The Amdek 5025 is an excellent printer for the money ($899), but low cost does not justify a poor manual. First of all, the documentation comes shrink-wrapped in plastic because it is not bound--not even stapled together. Apparently Amdek presumes that all 5025 buyers own IBM PCs and can simply throw these loose pages into one of those nifty little three-ring binders that come with the PC.

A far worse problem is that the information in the manual is inconsistent. Some subjects are so thoroughly covered that even a neophyte can understand them. Then you flip the page and find a schematic of the interface circuits with no explanations. Enough moaning. Amdek, polish your manual, and the 5025 will be an excellent addition to any computer system, though it looks particularly attractive sitting next to an IBM PC. Genicom 3184

Genicom gets my vote for the best slogan I have seen in a while: "The new company you've been doing business with for years." You see, Genicom was once a division of General Electric. You know, GE, the folks that make refrigerators, stoves, washing machines, and the like. Given this background, it should come as no surprise that the Genicom printers look more like small appliances than computer peripherals.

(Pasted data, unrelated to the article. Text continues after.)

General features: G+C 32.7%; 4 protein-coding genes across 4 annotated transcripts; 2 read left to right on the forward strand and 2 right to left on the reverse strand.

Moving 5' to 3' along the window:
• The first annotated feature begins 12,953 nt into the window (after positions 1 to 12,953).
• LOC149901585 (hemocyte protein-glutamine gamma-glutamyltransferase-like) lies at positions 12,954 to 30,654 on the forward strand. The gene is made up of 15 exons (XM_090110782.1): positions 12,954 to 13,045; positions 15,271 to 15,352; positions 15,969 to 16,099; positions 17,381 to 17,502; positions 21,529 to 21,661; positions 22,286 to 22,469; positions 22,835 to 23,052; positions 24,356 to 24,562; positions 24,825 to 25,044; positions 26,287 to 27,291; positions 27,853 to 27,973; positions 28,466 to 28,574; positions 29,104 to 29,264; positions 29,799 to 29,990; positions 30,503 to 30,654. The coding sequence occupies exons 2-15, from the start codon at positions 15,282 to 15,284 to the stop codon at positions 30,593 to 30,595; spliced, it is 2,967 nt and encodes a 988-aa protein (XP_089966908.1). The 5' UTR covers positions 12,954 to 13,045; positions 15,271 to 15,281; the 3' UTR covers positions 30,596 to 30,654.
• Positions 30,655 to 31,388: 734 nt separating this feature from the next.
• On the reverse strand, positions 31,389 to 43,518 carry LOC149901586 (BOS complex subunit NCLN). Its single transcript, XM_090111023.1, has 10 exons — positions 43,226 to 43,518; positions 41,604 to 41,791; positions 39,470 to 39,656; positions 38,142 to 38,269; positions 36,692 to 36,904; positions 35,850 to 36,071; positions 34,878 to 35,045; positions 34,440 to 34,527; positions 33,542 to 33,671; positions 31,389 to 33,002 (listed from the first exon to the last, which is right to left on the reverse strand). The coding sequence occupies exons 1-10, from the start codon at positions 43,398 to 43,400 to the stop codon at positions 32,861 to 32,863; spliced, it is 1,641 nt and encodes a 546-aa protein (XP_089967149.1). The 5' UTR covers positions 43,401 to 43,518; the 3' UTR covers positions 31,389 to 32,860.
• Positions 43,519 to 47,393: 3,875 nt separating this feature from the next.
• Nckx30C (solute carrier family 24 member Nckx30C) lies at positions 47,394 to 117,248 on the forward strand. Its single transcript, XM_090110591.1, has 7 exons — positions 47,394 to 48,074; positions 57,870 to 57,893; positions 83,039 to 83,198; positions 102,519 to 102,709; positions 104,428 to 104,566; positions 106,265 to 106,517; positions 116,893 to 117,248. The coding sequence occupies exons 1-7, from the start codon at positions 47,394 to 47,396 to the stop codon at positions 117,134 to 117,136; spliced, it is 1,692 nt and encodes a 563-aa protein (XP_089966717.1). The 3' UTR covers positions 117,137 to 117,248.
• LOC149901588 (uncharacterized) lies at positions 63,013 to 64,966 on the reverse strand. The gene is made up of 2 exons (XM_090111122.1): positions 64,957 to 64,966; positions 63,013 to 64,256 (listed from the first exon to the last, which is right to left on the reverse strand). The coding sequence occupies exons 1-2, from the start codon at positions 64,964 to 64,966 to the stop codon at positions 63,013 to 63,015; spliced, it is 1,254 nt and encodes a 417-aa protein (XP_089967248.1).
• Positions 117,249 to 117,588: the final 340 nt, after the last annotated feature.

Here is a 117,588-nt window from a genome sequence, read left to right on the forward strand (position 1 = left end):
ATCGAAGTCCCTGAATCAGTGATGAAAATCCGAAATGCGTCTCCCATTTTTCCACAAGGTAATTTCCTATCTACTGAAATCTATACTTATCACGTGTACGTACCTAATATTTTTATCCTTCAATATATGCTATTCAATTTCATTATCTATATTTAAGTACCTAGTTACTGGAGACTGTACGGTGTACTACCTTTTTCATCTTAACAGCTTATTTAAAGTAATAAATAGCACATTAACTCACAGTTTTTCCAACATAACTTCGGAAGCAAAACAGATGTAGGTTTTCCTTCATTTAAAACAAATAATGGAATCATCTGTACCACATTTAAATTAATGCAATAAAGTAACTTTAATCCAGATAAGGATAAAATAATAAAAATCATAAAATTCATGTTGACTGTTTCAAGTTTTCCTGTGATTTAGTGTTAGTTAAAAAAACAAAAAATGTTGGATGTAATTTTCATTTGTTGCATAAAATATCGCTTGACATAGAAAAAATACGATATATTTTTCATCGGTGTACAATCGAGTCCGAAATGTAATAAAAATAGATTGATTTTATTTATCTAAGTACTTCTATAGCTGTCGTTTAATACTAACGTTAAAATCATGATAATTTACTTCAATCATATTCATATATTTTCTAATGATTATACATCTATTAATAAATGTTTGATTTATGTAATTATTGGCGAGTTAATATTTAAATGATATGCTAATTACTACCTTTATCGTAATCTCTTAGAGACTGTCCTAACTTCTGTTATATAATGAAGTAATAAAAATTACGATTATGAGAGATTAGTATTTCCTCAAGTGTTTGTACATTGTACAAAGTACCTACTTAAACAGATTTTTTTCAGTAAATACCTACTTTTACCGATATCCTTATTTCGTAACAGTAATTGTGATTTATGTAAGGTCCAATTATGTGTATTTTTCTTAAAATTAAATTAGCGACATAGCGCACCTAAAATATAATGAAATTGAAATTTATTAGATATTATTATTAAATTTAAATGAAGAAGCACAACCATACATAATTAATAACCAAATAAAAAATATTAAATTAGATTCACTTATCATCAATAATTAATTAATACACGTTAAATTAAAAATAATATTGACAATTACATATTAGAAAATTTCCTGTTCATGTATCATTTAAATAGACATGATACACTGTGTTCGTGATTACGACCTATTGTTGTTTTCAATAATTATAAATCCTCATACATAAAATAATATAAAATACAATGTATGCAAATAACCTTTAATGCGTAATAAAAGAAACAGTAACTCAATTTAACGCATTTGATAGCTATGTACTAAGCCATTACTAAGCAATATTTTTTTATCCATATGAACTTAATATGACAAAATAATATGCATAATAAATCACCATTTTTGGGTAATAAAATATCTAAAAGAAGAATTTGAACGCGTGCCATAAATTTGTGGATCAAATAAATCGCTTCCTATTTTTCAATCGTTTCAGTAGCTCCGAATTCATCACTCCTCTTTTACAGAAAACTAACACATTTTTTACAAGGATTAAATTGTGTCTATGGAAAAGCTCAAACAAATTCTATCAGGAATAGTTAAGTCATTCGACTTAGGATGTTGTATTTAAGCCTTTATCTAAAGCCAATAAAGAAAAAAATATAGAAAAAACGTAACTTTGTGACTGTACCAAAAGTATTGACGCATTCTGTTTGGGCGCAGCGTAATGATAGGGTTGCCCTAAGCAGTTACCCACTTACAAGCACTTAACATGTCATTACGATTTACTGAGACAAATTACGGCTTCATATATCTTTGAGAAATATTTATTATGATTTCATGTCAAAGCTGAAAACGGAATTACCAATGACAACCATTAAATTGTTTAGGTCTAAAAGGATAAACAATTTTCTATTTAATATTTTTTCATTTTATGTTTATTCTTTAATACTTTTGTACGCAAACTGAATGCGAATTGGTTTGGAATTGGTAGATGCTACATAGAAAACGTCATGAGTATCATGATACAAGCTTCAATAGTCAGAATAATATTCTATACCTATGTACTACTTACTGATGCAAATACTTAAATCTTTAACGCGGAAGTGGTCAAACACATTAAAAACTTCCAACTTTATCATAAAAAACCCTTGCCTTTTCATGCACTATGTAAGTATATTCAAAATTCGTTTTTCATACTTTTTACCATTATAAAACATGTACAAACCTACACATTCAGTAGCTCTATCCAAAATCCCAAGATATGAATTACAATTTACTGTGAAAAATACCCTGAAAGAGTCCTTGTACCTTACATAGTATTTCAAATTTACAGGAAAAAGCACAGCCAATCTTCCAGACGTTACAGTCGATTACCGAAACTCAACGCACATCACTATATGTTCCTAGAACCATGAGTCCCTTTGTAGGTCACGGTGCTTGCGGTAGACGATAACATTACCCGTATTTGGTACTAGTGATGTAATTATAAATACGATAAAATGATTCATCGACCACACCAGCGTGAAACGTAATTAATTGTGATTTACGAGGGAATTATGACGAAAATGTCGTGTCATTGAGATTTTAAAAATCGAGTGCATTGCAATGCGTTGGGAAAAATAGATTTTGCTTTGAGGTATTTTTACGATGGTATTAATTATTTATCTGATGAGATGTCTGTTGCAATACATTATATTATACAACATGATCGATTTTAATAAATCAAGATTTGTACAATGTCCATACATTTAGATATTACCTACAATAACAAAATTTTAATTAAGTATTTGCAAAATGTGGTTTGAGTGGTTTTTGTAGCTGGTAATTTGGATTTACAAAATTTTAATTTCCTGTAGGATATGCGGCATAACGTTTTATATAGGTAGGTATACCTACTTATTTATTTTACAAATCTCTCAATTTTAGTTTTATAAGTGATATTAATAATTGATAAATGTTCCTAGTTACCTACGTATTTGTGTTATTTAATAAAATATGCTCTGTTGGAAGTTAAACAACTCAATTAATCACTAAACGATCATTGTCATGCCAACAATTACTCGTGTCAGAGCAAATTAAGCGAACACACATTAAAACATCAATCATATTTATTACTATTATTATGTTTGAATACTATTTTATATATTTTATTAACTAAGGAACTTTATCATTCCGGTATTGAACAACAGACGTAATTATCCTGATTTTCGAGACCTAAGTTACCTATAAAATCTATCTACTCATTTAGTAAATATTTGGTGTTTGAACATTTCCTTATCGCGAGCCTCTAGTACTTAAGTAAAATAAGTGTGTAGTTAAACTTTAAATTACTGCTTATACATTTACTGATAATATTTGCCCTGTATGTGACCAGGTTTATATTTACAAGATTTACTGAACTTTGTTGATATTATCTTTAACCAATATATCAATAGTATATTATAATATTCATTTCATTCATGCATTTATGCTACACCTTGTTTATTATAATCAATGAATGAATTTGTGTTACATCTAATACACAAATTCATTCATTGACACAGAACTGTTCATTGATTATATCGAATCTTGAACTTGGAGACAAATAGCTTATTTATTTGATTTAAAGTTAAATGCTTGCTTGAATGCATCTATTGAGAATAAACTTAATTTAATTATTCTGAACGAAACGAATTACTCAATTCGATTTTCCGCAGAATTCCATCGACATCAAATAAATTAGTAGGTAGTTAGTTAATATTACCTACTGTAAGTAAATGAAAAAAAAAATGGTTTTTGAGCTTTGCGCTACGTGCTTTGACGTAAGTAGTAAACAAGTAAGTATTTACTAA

Genicom sent us two printers: models 3404 and 3184. These printers are almost identical in size, features, and shape. However, I chose to review the 3184 because it offers color printing. With this exception, the two units can be thought of as twins, though the 3404 has an appreciably faster print rate.

As I have indicated, with its cumbersome 6.25" X 25" X 16" dimensions and black and white case, the Genicom 3184 looks like an industrial-strength appliance. Both its appearance and price make the 3184 better suited for the lab than the home. The 3000 series printers from Genicom are big, bulky, and built to take whatever you dish out.